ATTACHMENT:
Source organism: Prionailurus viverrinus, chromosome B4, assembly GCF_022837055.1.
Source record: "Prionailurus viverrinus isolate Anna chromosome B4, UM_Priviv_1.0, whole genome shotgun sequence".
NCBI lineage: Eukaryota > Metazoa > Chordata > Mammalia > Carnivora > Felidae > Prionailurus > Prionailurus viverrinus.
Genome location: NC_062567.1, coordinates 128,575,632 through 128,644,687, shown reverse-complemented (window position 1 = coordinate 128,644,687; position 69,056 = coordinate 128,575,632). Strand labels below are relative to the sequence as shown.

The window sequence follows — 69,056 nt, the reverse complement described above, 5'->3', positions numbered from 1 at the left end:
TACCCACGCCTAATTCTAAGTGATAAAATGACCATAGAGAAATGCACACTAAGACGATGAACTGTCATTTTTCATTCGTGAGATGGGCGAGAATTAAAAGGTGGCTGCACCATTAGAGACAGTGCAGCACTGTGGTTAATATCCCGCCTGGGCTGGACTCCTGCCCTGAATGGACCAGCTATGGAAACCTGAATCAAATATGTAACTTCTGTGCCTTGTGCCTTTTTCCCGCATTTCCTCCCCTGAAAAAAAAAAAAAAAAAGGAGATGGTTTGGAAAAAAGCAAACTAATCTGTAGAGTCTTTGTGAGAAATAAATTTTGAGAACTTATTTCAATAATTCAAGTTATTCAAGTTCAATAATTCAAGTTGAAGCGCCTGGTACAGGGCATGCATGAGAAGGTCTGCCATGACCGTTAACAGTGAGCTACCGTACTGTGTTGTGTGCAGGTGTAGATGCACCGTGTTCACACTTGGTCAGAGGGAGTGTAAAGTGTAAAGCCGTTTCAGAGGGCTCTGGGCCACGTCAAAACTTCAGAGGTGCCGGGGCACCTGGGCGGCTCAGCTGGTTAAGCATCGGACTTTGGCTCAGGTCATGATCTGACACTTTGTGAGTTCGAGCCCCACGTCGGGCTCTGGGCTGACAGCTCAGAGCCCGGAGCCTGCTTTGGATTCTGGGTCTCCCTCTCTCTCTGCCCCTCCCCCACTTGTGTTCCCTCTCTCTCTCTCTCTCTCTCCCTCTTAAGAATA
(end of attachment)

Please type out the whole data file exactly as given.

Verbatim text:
Source organism: Prionailurus viverrinus, chromosome B4, assembly GCF_022837055.1.
Source record: "Prionailurus viverrinus isolate Anna chromosome B4, UM_Priviv_1.0, whole genome shotgun sequence".
NCBI lineage: Eukaryota > Metazoa > Chordata > Mammalia > Carnivora > Felidae > Prionailurus > Prionailurus viverrinus.
Genome location: NC_062567.1, coordinates 128,575,632 through 128,644,687, shown reverse-complemented (window position 1 = coordinate 128,644,687; position 69,056 = coordinate 128,575,632). Strand labels below are relative to the sequence as shown.

The window sequence follows — 69,056 nt, the reverse complement described above, 5'->3', positions numbered from 1 at the left end:
TACCCACGCCTAATTCTAAGTGATAAAATGACCATAGAGAAATGCACACTAAGACGATGAACTGTCATTTTTCATTCGTGAGATGGGCGAGAATTAAAAGGTGGCTGCACCATTAGAGACAGTGCAGCACTGTGGTTAATATCCCGCCTGGGCTGGACTCCTGCCCTGAATGGACCAGCTATGGAAACCTGAATCAAATATGTAACTTCTGTGCCTTGTGCCTTTTTCCCGCATTTCCTCCCCTGAAAAAAAAAAAAAAAAAGGAGATGGTTTGGAAAAAAGCAAACTAATCTGTAGAGTCTTTGTGAGAAATAAATTTTGAGAACTTATTTCAATAATTCAAGTTATTCAAGTTCAATAATTCAAGTTGAAGCGCCTGGTACAGGGCATGCATGAGAAGGTCTGCCATGACCGTTAACAGTGAGCTACCGTACTGTGTTGTGTGCAGGTGTAGATGCACCGTGTTCACACTTGGTCAGAGGGAGTGTAAAGTGTAAAGCCGTTTCAGAGGGCTCTGGGCCACGTCAAAACTTCAGAGGTGCCGGGGCACCTGGGCGGCTCAGCTGGTTAAGCATCGGACTTTGGCTCAGGTCATGATCTGACACTTTGTGAGTTCGAGCCCCACGTCGGGCTCTGGGCTGACAGCTCAGAGCCCGGAGCCTGCTTTGGATTCTGGGTCTCCCTCTCTCTCTGCCCCTCCCCCACTTGTGTTCCCTCTCTCTCTCTCTCTCTCTCCCTCTTAAGAATA